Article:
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作者 Kluch, Sofia Pinero
書名 A multidimensional scaling approach to community violence
國際標準書號 9780542402272
book jacket
說明 285 p
附註 Source: Dissertation Abstracts International, Volume: 66-11, Section: B, page: 6334
Major Professors: Alan Vaux; Suzanne Nasco
Thesis (Ph.D.)--Southern Illinois University at Carbondale, 2005
Theory and research in the area of violence has an extensive history, blossoming in new areas in recent decades, and representing a huge, but fragmented body of literature. Integrating violence literature is an ambitious task, however attempts at synthesizing disparate forms of violence through examination of how they are viewed or conceptualized is nonetheless important. Three multidimensional scaling studies were conducted, as systematic replications, to determine underlying dimensions of violence, to examine how dimensions reflect important attributes in violence judgments, and to explore the variation of views of violence across demographic groups. When the outcome of violence was manipulated---unspecified, typical, or severe---there were several similar dimensions noted (i.e., severity/intensity, traditional violence, and instrumental violence). These similarities suggest that some of the differences noted between the scenarios were independent of outcome. Other dimensions did change through the manipulation of the three outcomes. Dimensions of intimacy, community, attention, importance, targeting women, justified use of differential power, directness in nontraditional violence, and targeted versus random victims were all interpreted when the outcomes were manipulated or specific demographic groups were examined. When participants were divided into relevant demographic groups, there were minimal differences in perceptual maps. Participants completed attribute ratings of twelve characteristics of violence. Interpretation of the rating suggests many obvious differences between forms of violence (e.g., parental discipline is less severe than gang violence) and some unexpected ratings based on the systematic replication (e.g., when severe ratings are used, parental discipline is considered less direct). In sum, meaningful interpretations were made through MDS analysis and validated with ANOVA and MANOVA comparisons of attribute ratings. Further, multidimensional scaling analysis is appropriate for use in violence research and should be explored, both by expanding the domain of disparate forms and through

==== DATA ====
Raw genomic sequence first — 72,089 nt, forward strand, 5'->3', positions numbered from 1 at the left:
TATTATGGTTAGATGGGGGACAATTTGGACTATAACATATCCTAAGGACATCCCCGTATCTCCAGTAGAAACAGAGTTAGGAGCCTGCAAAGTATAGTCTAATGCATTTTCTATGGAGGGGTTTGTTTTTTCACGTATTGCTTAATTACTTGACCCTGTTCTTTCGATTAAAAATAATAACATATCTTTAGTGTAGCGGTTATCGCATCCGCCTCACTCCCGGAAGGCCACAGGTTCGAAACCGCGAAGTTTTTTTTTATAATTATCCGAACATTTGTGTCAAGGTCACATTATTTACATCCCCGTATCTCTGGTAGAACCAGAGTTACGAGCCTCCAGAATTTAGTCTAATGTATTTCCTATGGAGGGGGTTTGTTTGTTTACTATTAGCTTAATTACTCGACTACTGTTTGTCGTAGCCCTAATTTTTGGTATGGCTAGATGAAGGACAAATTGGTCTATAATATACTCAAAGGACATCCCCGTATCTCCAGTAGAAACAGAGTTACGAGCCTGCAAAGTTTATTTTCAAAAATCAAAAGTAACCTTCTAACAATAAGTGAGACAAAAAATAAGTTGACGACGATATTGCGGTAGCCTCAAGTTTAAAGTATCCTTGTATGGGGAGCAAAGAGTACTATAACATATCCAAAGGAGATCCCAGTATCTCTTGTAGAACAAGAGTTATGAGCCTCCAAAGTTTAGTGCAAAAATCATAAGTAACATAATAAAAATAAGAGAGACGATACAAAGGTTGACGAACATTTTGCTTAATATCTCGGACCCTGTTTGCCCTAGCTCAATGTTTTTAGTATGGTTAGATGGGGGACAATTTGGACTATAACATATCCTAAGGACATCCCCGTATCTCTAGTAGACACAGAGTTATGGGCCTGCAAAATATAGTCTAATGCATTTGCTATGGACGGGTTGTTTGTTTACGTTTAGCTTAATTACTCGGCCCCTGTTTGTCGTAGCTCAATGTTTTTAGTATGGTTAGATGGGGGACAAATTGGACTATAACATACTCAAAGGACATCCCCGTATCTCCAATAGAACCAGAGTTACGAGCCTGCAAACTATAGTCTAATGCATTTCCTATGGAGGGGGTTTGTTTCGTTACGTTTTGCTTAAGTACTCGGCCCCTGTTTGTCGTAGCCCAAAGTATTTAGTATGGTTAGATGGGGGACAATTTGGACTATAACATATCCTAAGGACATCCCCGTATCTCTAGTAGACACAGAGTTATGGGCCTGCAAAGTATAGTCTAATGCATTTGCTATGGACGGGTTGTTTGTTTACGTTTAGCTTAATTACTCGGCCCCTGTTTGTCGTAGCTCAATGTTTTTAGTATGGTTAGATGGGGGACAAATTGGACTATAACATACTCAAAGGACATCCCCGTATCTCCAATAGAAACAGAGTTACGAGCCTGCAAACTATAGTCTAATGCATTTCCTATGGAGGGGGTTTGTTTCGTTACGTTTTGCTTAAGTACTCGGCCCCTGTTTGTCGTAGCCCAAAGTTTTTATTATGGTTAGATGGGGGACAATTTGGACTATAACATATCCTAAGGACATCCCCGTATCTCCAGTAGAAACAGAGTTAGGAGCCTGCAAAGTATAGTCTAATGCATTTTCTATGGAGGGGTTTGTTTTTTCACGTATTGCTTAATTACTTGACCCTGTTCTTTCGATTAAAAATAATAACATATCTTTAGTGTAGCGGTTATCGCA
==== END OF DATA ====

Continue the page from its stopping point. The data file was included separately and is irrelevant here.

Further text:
School code: 0209
DDC
Host Item Dissertation Abstracts International 66-11B
主題 Psychology, Social
Psychology, Psychometrics
Sociology, Criminology and Penology
0451
0632
0627
Alt Author Southern Illinois University at Carbondale
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